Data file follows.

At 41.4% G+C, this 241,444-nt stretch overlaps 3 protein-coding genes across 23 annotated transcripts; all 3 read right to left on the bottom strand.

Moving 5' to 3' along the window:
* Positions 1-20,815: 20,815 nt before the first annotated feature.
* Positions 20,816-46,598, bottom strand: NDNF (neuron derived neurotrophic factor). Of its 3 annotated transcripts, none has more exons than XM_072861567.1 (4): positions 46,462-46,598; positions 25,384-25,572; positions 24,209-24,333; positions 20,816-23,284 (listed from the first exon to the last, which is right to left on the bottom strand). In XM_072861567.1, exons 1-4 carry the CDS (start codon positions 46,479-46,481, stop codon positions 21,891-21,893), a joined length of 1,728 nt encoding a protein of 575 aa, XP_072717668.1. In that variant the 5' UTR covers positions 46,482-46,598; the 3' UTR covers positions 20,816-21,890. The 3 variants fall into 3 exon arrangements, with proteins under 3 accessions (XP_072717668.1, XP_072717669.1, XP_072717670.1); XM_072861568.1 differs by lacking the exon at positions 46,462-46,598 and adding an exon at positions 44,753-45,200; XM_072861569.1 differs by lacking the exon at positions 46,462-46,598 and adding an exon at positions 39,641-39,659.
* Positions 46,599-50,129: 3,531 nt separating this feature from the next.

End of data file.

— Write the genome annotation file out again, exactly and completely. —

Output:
At 41.4% G+C, this 241,444-nt stretch overlaps 3 protein-coding genes across 23 annotated transcripts; all 3 read right to left on the bottom strand.

Moving 5' to 3' along the window:
* Positions 1-20,815: 20,815 nt before the first annotated feature.
* Positions 20,816-46,598, bottom strand: NDNF (neuron derived neurotrophic factor). Of its 3 annotated transcripts, none has more exons than XM_072861567.1 (4): positions 46,462-46,598; positions 25,384-25,572; positions 24,209-24,333; positions 20,816-23,284 (listed from the first exon to the last, which is right to left on the bottom strand). In XM_072861567.1, exons 1-4 carry the CDS (start codon positions 46,479-46,481, stop codon positions 21,891-21,893), a joined length of 1,728 nt encoding a protein of 575 aa, XP_072717668.1. In that variant the 5' UTR covers positions 46,482-46,598; the 3' UTR covers positions 20,816-21,890. The 3 variants fall into 3 exon arrangements, with proteins under 3 accessions (XP_072717668.1, XP_072717669.1, XP_072717670.1); XM_072861568.1 differs by lacking the exon at positions 46,462-46,598 and adding an exon at positions 44,753-45,200; XM_072861569.1 differs by lacking the exon at positions 46,462-46,598 and adding an exon at positions 39,641-39,659.
* Positions 46,599-50,129: 3,531 nt separating this feature from the next.